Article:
WE NEVER have been convinced that opposition to the Common Core teaching standards was anything more than the result of a campaign by professional agitators to drum up anger toward anything that can be even remotely tied to the president. Still, we sympathized with the decision by more responsible legislators to authorize a tweaking of the standards, in hopes of allowing our state to focus on real problems with our schools. Think of it as giving candy to a hysterical 3-year-old in order to calm a temper tantrum.
Unfortunately, the Common Core opponents haven’t been calmed, and the new standards that were unveiled last month are what you’d expect from a panel that tried to do in six months what a much broader panel of experts usually spends more than two years doing: an incoherent mess.
Check that: According to two panels set up to review the standards and two-thirds of the 13,000 comments from teachers and parents, they are worse than incoherent: They are a huge step backwards, a dumbing-down of what students are now being taught.
They’re also an embarrassing waste of taxpayer dollars: The state has spent more than $100 million to develop and implement the Common Core standards, and the Legislature ordered a rewrite before they even had been fully phased in. Mind you, the standards already were set to be reviewed in two years, but those lawmakers who insisted that Common Core was a plot by the Obama administration to dumb down and indoctrinate our children couldn’t wait; the premature replacement is projected to cost another $66 million.
It’s not much of a stretch to say that this boondoggle was brought to you by the people who complain the loudest about how wasteful public education is. And in this case, they’ve made it so.
Beyond the money wasted by having to purchase new teaching materials to match the new standards, there’s the educational cost of forcing teachers to teach to new standards they haven’t had a chance to familiarize themselves with. As one school superintendent told Charleston’s Post and Courier: “I’m not married to a set of standards. Just give me a set, and I’ll teach whatever you give me.”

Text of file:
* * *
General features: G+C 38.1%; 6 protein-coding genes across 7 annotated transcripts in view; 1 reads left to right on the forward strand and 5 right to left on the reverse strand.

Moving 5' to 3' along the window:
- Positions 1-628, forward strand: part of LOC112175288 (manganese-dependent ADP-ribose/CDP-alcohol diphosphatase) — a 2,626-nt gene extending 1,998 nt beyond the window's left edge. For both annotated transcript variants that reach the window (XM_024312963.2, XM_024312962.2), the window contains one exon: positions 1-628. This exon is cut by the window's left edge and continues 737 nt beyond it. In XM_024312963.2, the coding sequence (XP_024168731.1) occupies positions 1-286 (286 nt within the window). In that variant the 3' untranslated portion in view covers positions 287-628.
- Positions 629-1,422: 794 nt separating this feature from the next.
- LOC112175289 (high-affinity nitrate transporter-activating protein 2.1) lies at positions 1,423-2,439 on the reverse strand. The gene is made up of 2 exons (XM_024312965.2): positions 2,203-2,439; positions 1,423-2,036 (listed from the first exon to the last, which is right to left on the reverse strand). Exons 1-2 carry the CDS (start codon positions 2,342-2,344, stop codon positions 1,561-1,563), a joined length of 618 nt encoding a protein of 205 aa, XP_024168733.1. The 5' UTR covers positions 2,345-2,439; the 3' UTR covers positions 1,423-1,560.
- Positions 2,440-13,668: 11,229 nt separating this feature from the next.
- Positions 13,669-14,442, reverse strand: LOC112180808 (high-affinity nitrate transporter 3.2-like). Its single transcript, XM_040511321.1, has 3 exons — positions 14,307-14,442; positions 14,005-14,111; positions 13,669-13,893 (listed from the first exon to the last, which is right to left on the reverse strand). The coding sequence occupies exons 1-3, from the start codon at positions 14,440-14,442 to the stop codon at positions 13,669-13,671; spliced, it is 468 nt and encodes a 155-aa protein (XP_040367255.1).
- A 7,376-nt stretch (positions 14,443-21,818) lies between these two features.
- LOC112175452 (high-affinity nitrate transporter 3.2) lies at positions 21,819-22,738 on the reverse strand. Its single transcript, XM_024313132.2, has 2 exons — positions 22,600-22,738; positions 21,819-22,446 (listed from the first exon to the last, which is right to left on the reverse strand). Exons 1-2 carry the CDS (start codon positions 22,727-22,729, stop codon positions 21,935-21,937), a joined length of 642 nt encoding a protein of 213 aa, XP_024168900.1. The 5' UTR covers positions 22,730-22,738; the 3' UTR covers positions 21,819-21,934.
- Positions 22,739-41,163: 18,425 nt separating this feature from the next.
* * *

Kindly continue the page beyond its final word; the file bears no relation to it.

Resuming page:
As for the claims of an Obama plot, which are central to the opposition, it might be a conspiracy theory worth considering if the Obama administration had been involved in drafting the standards; it wasn’t. They were drafted by educators form South Carolina and other states, to provide a more rigorous curriculum, to better prepare students to meet the demands of the modern job market. And once the states finished the job, the administration encouraged them to adopt the standards.
Even if we wanted to abandon the standards that professionals in our state and others spent years carefully writing, even if we wanted to reject the idea that algebra is the same in South Carolina and California and that students in South Carolina should be expected to read as well as those in New Hampshire, it makes no sense to rush shoddy new standards into place.
The law passed this spring requires the current standards to stay in place until the Education Department and the Education Oversight Commission check off on the new ones. They should refuse to do so unless or until the state comes up with standards that are at least as academically rigorous and that go at least as far toward teaching students the critical-thinking skills to compete in today’s job market.
And the Legislature should rescind that rush-job law, or at the least give educators an additional year to work on the new standards.